AUDIO BOOK REVIEW: The Great Pretender:The Undercover Mission That Changed Our Understanding of Madness by Susannah Cahalan

Release Date:
 November 5, 2019
Publisher: Grand Central Publishing
Format: Audio
Length: 11 hours 3  minutes
Narrator: Susannah Cahalan & Christie Moreau
Genre: Psychology, history
Buy: Audible | Kindle


For centuries, doctors have struggled to define mental illness - how do you diagnose it, how do you treat it, how do you even know what it is? In search of an answer, in the 1970s a Stanford psychologist named David Rosenhan and seven other people - sane, normal, well-adjusted members of society - went undercover into asylums around America to test the legitimacy of psychiatry's labels. Forced to remain inside until they'd "proven" themselves sane, all eight emerged with alarming diagnoses and even more troubling stories of their treatment. Rosenhan's watershed study broke open the field of psychiatry, closing down institutions and changing mental health diagnosis forever.

But, as Cahalan's explosive new research shows, very little in this saga is exactly as it seems. What really happened behind those closed asylum doors, and what does it mean for our understanding of mental illness today?


Fascinating investigation on a paper written by Stanford psychologist David Rosenham. What Cahalan finds is that the paper may have been fabricated in many ways but the idea that we see the mentally ill differently which clouds our interaction with them is very true.  Mental illness is very misunderstood and unexplained.  We have more ability now to investigate the brain using imagery, and science which may help people who have been diagnosed with mental illness.  Are the mentally ill just sick? Do they have a brain imbalance that we haven't identified yet? As I learned about in You are the Placebo by Dr. Joe Dispenza the brain is a powerful organ that we know very little about.  This placebo effect is being studied  to see if we can understand is it the thought that the medication is real or is it that the person has faith in the person delivering the medication? There are some interesting studies being conducted now on mental illness and the validity of the DSM which was based on Rosenhams study which we now know was not completely accurate.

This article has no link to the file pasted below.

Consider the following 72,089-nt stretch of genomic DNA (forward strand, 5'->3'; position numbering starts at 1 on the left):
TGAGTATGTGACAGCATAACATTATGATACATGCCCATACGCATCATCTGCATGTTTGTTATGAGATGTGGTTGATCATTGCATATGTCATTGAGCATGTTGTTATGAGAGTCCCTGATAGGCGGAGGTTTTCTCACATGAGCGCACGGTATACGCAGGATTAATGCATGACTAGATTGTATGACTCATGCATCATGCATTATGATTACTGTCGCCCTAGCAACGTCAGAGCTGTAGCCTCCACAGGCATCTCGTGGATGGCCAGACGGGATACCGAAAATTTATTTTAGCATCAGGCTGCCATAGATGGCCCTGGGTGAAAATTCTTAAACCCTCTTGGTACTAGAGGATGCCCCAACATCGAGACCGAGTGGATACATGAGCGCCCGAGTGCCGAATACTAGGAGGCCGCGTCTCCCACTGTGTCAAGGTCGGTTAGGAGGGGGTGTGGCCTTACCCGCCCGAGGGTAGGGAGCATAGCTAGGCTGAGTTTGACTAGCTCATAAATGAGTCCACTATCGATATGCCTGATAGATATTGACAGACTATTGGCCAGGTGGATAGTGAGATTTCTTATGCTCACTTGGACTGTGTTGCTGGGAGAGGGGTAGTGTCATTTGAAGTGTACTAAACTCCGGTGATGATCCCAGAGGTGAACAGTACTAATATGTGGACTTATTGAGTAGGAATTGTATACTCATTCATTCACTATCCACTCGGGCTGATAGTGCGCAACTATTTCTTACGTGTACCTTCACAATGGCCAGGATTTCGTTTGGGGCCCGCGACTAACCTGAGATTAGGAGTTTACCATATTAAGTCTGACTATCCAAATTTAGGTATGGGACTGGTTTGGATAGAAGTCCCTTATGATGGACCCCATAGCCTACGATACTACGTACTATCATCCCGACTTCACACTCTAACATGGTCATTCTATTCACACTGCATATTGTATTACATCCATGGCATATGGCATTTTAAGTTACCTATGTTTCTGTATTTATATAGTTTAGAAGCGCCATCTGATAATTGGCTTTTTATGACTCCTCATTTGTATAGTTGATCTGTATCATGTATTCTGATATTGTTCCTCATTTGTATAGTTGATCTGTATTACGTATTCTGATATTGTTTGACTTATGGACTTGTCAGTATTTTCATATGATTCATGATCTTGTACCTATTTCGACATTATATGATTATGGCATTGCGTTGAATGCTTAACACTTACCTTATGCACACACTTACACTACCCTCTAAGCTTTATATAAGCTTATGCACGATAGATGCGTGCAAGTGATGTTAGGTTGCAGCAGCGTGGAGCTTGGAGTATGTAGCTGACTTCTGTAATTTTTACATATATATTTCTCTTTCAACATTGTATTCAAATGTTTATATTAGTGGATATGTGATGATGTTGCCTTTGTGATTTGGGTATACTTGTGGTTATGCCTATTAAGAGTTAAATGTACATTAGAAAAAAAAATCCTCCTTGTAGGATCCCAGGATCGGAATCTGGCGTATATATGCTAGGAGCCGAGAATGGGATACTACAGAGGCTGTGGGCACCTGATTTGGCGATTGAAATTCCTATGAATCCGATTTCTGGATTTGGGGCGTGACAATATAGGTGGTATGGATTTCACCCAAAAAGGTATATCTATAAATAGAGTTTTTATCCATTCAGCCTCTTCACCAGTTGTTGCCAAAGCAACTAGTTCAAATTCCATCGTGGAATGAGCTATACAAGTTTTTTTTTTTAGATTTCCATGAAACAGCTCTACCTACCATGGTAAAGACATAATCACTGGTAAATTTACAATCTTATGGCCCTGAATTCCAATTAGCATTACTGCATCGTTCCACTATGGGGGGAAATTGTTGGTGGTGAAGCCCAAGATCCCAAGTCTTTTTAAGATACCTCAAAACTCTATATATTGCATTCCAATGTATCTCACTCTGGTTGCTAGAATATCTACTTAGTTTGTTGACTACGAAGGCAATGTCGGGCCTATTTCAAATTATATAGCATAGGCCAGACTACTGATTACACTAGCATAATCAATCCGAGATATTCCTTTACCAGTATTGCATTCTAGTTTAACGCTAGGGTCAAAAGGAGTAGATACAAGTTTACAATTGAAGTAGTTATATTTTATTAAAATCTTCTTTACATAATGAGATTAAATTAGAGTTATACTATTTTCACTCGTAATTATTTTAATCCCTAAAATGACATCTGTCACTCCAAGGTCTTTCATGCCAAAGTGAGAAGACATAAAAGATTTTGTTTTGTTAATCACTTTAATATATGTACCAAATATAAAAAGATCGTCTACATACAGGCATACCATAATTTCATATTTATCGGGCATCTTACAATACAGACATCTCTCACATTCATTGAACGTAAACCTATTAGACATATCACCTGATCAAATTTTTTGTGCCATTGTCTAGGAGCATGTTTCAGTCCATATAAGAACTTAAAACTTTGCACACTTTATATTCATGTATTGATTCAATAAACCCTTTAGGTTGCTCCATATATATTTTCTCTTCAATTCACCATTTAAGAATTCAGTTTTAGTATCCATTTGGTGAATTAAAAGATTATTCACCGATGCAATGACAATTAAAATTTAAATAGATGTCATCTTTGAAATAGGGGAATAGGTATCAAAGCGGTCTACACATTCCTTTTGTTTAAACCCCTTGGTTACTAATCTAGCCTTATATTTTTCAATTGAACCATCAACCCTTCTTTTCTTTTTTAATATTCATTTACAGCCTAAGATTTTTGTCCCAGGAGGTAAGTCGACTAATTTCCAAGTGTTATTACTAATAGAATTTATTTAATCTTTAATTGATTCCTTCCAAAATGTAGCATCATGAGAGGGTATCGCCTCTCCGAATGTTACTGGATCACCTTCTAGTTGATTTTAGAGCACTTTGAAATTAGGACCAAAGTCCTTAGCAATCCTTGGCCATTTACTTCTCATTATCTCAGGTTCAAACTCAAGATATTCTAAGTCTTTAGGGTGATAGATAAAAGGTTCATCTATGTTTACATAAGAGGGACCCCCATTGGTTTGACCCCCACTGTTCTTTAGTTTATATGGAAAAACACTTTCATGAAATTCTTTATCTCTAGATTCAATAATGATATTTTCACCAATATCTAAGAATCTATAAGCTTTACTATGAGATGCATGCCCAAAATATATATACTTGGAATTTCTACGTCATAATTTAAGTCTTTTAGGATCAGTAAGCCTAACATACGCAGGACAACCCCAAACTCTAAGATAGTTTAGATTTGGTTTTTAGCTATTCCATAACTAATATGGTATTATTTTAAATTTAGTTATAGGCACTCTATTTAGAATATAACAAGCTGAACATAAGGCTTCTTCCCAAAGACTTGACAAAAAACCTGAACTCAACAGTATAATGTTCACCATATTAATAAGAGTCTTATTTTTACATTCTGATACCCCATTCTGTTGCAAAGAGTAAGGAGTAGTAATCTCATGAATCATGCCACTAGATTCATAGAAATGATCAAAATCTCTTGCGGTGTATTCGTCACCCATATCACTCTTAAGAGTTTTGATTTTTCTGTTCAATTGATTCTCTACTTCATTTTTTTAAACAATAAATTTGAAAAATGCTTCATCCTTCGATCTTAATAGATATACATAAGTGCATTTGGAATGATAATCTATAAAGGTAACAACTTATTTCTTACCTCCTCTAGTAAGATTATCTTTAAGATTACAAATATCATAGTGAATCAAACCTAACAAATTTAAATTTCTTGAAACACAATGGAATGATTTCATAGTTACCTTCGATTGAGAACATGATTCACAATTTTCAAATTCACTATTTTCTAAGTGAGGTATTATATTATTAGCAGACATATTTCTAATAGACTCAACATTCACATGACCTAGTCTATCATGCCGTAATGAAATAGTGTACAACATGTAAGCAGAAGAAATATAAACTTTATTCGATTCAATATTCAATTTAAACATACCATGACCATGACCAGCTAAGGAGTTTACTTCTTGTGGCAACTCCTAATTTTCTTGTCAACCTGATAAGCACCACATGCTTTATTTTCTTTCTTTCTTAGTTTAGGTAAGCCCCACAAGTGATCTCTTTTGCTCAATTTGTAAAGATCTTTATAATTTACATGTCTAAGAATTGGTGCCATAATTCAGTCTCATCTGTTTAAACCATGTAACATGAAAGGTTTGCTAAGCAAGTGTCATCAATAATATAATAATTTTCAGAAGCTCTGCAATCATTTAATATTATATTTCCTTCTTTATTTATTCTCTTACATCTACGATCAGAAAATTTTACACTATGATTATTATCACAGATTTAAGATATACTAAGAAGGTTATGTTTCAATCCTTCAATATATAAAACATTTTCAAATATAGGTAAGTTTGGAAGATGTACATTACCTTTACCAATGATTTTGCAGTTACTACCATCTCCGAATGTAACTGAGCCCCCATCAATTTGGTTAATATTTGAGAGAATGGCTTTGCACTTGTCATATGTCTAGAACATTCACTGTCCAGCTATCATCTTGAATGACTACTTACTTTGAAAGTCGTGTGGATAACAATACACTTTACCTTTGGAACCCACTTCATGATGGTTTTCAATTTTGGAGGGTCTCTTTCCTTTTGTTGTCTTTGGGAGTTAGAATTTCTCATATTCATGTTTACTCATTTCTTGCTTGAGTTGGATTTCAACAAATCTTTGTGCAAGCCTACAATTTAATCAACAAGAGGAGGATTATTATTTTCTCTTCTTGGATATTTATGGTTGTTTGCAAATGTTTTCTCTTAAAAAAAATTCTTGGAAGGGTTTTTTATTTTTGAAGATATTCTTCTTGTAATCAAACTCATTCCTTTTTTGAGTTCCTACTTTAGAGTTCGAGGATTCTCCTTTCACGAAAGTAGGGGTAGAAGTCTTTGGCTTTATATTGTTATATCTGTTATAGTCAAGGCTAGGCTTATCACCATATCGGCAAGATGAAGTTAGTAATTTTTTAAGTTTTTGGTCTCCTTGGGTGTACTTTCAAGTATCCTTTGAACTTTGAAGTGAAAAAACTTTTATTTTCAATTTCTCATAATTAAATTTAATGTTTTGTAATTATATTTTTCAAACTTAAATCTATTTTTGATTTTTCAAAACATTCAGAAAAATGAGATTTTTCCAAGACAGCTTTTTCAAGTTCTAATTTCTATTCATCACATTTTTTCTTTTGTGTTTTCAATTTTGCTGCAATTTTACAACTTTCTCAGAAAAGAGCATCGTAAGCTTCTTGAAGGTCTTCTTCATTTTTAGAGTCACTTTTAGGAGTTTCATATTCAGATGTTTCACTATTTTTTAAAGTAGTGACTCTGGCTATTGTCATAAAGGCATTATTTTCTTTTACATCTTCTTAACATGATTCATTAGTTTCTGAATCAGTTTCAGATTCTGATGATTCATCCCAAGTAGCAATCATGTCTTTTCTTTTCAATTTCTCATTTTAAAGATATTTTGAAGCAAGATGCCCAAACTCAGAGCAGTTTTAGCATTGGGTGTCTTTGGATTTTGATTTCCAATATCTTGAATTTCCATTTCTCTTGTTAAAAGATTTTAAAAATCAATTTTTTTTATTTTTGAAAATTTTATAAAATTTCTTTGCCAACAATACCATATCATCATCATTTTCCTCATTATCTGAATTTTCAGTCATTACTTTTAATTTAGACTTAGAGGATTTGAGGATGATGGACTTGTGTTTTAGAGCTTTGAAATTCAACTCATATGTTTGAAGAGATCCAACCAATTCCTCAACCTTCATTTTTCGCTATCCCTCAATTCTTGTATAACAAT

Cahalans experience with Lyme disease and being misdiagnosed as mentally ill and possibly having schizophrenia all because of her body attacking her brain gives her a unique perspective into this work. With a vested interest in mental health Cahalans work brings forth very interesting questions and insights into mental illness. Her book is accessible and easy to understand.  I highly recommend it to anyone interested or touched by mental illness.